SC ruling highlights ‘holes’ in case against Isa

Updated 24 Oct 2020

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EX-ATTORNEY general Anwar Mansoor has been criticised in the judgement for using strong language in his rejoinder to Justice Isa’s preliminary response filed before SJC.
EX-ATTORNEY general Anwar Mansoor has been criticised in the judgement for using strong language in his rejoinder to Justice Isa’s preliminary response filed before SJC.
Justice Qazi Faez Isa. — Photo courtesy SC website/File
Justice Qazi Faez Isa. — Photo courtesy SC website/File

• Detailed judgement regrets ‘disregard of law’ by govt in framing reference
• Notes president’s failure to form considered opinion after receiving ‘inadmissible advice’ from architects of reference
• Firdous to face contempt proceedings for remarks against judge

ISLAMABAD: The Supreme Court held on Friday that President Arif Alvi did not form a considered opinion under Article 209(5) of the Constitution and therefore the presidential reference against Justice Qazi Faez Isa ‘suffered with multiple defects’.

And since there was no valid authorisation for the investigation, the respondents illegally accessed the tax records of Justice Isa, observed Justice Umar Ata Bandial in a 174-page majority judgement he has authored.

Justice Bandial, who headed a 10-judge full court hearing a set of petitions challenging the filing of the presidential reference against Justice Isa, also observed that there was no authorisation for investigating the affairs of Justice Isa by the president and Prime Minister Imran Khan, instead the authorisation of Law Minister Dr Farogh Nasim was obtained.

On June 19, the Supreme Court through a short order had quashed the presidential reference to wash away the stigma of misconduct on Justice Isa over non-declaration of three offshore properties in the name of his wife and children.

The detailed judgement said that the show cause notice to Justice Isa by the Supreme Judicial Council (SJC), except for seeking information about Mrs Isa’s ownership of the undeclared London properties, and the remaining contents of the reference were without foundation.

Accordingly, the narrative in the notice alleging misconduct by the judge and the subsequent direction to him to file a response had lost force and could not be sustained, Justice Bandial observed, adding that the notice could not survive in limbo and must abate.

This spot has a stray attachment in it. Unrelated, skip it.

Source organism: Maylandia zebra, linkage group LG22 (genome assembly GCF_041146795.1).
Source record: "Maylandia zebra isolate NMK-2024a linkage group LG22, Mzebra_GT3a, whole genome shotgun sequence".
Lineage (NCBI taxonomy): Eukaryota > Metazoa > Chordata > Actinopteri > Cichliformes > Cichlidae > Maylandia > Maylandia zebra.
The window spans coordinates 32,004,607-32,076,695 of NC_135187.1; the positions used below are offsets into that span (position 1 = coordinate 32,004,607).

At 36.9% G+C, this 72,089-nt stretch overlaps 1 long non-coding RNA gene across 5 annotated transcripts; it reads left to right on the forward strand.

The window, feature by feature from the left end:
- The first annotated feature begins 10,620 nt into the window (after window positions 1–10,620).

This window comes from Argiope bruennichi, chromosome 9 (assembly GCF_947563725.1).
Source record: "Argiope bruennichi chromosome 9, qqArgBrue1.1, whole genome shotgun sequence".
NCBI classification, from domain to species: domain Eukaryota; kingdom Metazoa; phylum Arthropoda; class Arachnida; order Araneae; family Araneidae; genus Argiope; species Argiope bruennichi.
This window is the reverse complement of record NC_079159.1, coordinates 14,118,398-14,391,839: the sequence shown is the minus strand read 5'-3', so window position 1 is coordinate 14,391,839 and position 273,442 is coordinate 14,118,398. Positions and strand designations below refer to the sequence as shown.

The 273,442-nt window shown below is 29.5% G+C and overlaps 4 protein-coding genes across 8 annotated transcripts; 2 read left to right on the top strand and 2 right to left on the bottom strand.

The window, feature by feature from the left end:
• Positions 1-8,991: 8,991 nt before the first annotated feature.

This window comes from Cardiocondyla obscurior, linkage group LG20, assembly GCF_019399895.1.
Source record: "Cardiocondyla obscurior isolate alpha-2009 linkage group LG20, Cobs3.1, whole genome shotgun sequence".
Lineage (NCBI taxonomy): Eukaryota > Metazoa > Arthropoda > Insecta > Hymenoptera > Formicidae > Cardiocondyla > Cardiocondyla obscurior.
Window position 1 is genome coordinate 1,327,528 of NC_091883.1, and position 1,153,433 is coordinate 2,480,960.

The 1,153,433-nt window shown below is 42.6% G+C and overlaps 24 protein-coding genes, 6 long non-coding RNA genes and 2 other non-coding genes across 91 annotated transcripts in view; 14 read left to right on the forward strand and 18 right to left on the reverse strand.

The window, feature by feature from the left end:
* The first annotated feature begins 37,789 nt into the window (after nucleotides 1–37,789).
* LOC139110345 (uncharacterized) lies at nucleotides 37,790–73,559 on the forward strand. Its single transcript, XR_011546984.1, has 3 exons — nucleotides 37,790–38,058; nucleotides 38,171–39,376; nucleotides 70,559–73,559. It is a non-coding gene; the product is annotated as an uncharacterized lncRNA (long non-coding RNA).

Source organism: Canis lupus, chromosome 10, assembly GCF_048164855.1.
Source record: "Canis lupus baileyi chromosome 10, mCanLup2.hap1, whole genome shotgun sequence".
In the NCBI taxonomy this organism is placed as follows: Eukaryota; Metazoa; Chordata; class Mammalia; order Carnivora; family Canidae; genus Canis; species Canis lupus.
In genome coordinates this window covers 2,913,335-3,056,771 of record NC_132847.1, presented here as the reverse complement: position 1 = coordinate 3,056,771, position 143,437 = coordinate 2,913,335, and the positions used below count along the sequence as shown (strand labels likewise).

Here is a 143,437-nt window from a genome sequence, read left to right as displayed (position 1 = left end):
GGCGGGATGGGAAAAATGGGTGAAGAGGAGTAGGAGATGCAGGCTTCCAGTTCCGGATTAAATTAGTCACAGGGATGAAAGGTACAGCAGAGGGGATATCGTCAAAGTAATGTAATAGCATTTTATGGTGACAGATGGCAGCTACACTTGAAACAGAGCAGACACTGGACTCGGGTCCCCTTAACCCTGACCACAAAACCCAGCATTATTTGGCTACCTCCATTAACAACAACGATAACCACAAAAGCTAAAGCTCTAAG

The judgement also has some flak for the former attorney general (AG) Anwar Mansoor for the strong language in his written rejoinder to the judge’s preliminary response filed before the SJC.

“We would like to record our disapproval of the language used by AG for a judge of the Supreme Court,” Justice Bandial said, adding that since the brazen language was used in the rejoinder and not the reference, it did not form part of the record before the president. As a result, it did not influence the president’s decision to forward the reference to the SJC for inquiry and therefore, being subsequent to the preparation of the reference and its summary, the AG’s remarks could not be said to reveal malice in the filing of the reference, Justice Bandial explained.

He also regretted that former information minister Dr Firdaus Ashiq Awan made contemptuous remarks about Justice Isa in public through a press conference and said an independent contempt proceeding would be initiated against her separately.

About the creation of the Asset Recovery Unit (ARU), the majority judgement declared that there was neither any fatal defect in the creation of the ARU nor was there any unlawfulness in the appointment of Mirza Shahzad Akbar as the special assistant to the prime minister on accountability.

On the covert surveillance of the judges, the majority judgement said the counsel for Justice Isa failed to produce any evidence to demonstrate that either (activities of) his client or his family had been monitored or their communications intercepted.

The judgement however explained that though it was correct to hold that there had been unlawful surveillance and a violation of Article 14(1) of the Constitution in the Benazir Bhutto case, giving the same ruling on the facts of the present case would amount to stretching beyond its ambit.

Finding holes in the reference, Justice Bandial also observed that no notice was issued to Mrs Isa as required under Section 116(1) of the Income Tax Ordinance (ITO) before the filing of the reference and Justice Isa was presumed to be under the obligation to declare the assets of his independent wife and adult children on the basis of an unsettled and disputed interpretation of Section 116(1)(b) of the ITO.

There was neither any evidence nor the nomination of a predicate offence in the reference to support the allegation of money laundering against the judge, Justice Bandial observed, adding that there was also no evidence that the petitioner had violated the regime under the Foreign Exchange Regulation Act.